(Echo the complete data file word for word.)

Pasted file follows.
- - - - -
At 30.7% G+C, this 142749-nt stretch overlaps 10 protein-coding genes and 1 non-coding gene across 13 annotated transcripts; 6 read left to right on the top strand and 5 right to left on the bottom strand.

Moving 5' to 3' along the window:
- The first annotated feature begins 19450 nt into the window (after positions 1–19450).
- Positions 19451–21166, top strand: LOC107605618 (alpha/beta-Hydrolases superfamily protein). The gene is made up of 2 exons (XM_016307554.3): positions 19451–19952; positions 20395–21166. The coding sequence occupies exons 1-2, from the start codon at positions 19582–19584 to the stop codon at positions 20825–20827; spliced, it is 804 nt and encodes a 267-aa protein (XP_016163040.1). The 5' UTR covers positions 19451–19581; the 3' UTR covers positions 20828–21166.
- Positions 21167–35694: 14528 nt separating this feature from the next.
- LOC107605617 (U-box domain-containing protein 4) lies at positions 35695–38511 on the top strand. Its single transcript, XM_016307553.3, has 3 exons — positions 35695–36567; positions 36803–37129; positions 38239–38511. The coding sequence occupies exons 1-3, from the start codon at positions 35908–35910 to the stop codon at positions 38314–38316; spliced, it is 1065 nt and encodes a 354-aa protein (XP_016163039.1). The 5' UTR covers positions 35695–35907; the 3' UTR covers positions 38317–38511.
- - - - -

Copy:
At 30.7% G+C, this 142749-nt stretch overlaps 10 protein-coding genes and 1 non-coding gene across 13 annotated transcripts; 6 read left to right on the top strand and 5 right to left on the bottom strand.

Moving 5' to 3' along the window:
- The first annotated feature begins 19450 nt into the window (after positions 1–19450).
- Positions 19451–21166, top strand: LOC107605618 (alpha/beta-Hydrolases superfamily protein). The gene is made up of 2 exons (XM_016307554.3): positions 19451–19952; positions 20395–21166. The coding sequence occupies exons 1-2, from the start codon at positions 19582–19584 to the stop codon at positions 20825–20827; spliced, it is 804 nt and encodes a 267-aa protein (XP_016163040.1). The 5' UTR covers positions 19451–19581; the 3' UTR covers positions 20828–21166.
- Positions 21167–35694: 14528 nt separating this feature from the next.
- LOC107605617 (U-box domain-containing protein 4) lies at positions 35695–38511 on the top strand. Its single transcript, XM_016307553.3, has 3 exons — positions 35695–36567; positions 36803–37129; positions 38239–38511. The coding sequence occupies exons 1-3, from the start codon at positions 35908–35910 to the stop codon at positions 38314–38316; spliced, it is 1065 nt and encodes a 354-aa protein (XP_016163039.1). The 5' UTR covers positions 35695–35907; the 3' UTR covers positions 38317–38511.